The United States has jurisdiction over the taking of a U.S. national hostage abroad, as well as over other criminal acts that may be committed against the hostage, and the Department of Justice will seek to prosecute hostage-taking of U.S. nationals and related violations of U.S. law in the U.S. court system whenever possible. The Federal Bureau of Investigation shall investigate violations of U.S. law and shall collect evidence and conduct forensics in furtherance of a potential prosecution, consistent with its statutory authorities and, where applicable, the permission of the foreign government in whose territory it is operating.
The HRFC shall coordinate efforts by relevant departments and agencies to ensure that all relevant material and information acquired by the United States Government in the course of a hostage-taking event is made available for use in the effort to recover the hostage and, where possible and consistent with that goal, is managed in such a way as to allow its use in an ongoing criminal investigation or prosecution.
The United States Government shall work with foreign governments to apprehend hostage-takers in their territory. In coordination with one another, the Department of State, Department of Justice, and Department of the Treasury shall engage with foreign governments to seek commitments to punish hostage-takers and their aiders and abettors. In coordinating with the Department of State, relevant departments and agencies should also work to develop the capacity of partner nations, through technical assistance and training in best practices, to collect intelligence for use in hostage recovery efforts while preserving, when possible, opportunities for a criminal prosecution by the United States or the relevant nation.
7. General Provisions
For the purposes of this directive, hostage-taking is defined as the unlawful abduction or holding of a person or persons against their will in order to compel a third person or governmental organization to do or abstain from doing any act as a condition for the release of the person detained. This directive applies to both suspected and confirmed hostage-takings in which a U.S. national, as defined in either 8 U.S.C. 1101(a)(22) or 8 U.S.C. 1408, or a lawful permanent resident alien with significant ties to the United States is abducted or held outside of the United States. This directive shall also apply to other hostage-takings occurring abroad in which the United States has a national interest, such as (but not limited to) hostage-takings of individuals who are not U.S. nationals but who have close links through family, employment, or other connections to the United States, as specifically referred to the HRFC by the Deputies Committee. This directive does not apply if a foreign government confirms that it has detained a U.S. national; such cases are handled by the Department of State in coordination with other relevant departments and agencies. In dealing with such cases, however, the Department of State may draw on the full range of experience and expertise of the HRFC as appropriate, including the HRFC's Family Engagement Coordinator's proficiency in providing and ensuring professionalism, empathy, and sensitivity to the psychological and emotional distress experienced by families in such cases. Additionally, the U.S. response to the detention of U.S. military personnel by non-state forces in the context of armed conflict should, in appropriate circumstances, be informed by the law of war.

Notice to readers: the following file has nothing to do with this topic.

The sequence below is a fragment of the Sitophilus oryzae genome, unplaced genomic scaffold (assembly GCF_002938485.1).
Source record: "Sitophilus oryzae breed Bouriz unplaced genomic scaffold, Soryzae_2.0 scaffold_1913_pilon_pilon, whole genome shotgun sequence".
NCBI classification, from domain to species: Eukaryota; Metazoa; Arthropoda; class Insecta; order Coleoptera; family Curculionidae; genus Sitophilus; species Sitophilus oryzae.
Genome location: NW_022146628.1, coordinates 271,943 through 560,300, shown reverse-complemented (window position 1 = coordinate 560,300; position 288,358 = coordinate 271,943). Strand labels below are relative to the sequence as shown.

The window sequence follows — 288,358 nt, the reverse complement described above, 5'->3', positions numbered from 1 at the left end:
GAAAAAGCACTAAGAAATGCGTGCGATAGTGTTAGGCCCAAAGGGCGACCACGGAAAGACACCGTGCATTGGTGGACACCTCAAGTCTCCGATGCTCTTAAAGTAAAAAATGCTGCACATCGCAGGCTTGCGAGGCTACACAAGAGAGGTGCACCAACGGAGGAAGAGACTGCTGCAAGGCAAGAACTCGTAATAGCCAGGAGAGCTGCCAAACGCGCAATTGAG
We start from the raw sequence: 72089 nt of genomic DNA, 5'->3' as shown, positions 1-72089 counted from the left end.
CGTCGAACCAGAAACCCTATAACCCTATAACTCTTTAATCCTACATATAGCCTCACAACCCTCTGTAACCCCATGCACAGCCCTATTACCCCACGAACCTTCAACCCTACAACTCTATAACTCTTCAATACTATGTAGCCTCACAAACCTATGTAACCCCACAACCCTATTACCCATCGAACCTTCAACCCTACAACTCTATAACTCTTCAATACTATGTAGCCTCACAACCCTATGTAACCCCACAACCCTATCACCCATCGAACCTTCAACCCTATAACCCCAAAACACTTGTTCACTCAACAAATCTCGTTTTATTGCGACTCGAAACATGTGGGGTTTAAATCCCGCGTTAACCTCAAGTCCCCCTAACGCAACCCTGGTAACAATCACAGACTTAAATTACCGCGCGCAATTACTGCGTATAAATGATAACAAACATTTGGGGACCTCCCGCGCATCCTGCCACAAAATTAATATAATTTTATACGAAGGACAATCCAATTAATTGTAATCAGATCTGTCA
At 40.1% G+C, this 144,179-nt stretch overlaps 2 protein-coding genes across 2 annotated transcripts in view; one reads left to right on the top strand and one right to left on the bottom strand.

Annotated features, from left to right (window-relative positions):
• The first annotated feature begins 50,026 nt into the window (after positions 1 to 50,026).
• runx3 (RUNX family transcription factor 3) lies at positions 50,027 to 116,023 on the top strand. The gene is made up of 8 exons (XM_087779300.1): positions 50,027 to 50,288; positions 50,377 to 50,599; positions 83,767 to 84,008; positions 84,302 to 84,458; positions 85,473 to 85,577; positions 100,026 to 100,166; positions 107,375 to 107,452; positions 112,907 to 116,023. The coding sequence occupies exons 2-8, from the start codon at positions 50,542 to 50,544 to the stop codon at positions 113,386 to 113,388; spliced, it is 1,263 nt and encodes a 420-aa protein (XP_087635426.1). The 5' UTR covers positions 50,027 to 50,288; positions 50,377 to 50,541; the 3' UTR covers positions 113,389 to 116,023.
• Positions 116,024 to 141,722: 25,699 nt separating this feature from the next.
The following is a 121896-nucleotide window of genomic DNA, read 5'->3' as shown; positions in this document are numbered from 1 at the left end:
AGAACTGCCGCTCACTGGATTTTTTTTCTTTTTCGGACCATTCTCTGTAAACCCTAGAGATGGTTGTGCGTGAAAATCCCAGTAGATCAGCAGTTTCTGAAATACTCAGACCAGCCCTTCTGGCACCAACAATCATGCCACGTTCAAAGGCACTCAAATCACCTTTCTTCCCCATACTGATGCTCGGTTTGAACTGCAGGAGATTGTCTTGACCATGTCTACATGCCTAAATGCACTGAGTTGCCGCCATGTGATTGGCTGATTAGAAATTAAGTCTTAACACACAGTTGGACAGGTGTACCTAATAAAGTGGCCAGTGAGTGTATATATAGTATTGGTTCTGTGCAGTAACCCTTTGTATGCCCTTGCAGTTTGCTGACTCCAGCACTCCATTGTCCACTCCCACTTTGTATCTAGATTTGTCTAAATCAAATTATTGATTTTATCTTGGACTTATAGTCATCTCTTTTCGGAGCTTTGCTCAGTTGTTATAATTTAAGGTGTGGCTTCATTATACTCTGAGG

This directive does not alter the authorities or requirements applicable to Federal departments and agencies under the Constitution, Federal statutes, or Executive Orders or, except as set forth herein, alter any existing Presidential Directives. This directive does not expand the scope of services otherwise available to lawful permanent resident aliens pursuant to departments' and agencies' existing authorities.
This directive is consistent with and intended to be guided by the NSC process, as described in Presidential Policy Directive/PPD 1 of February 13, 2009, or any successor to PPD 1.
Each department or agency shall review this directive and ensure that its own policies and procedures are consistent with the policies set forth herein.
This directive is not intended to, and does not, create any right or benefit, substantive or procedural, enforceable at law or in equity by any party against the United States, its departments, agencies, or entities, its officers, employees, or agents, or any other person.
NOTE: An original was not available for verification of the content of this directive.
Barack Obama, Directive on United States Nationals Taken Hostage Abroad and Personnel Recovery Efforts Online by Gerhard Peters and John T. Woolley, The American Presidency Project https://www.presidency.ucsb.edu/node/310770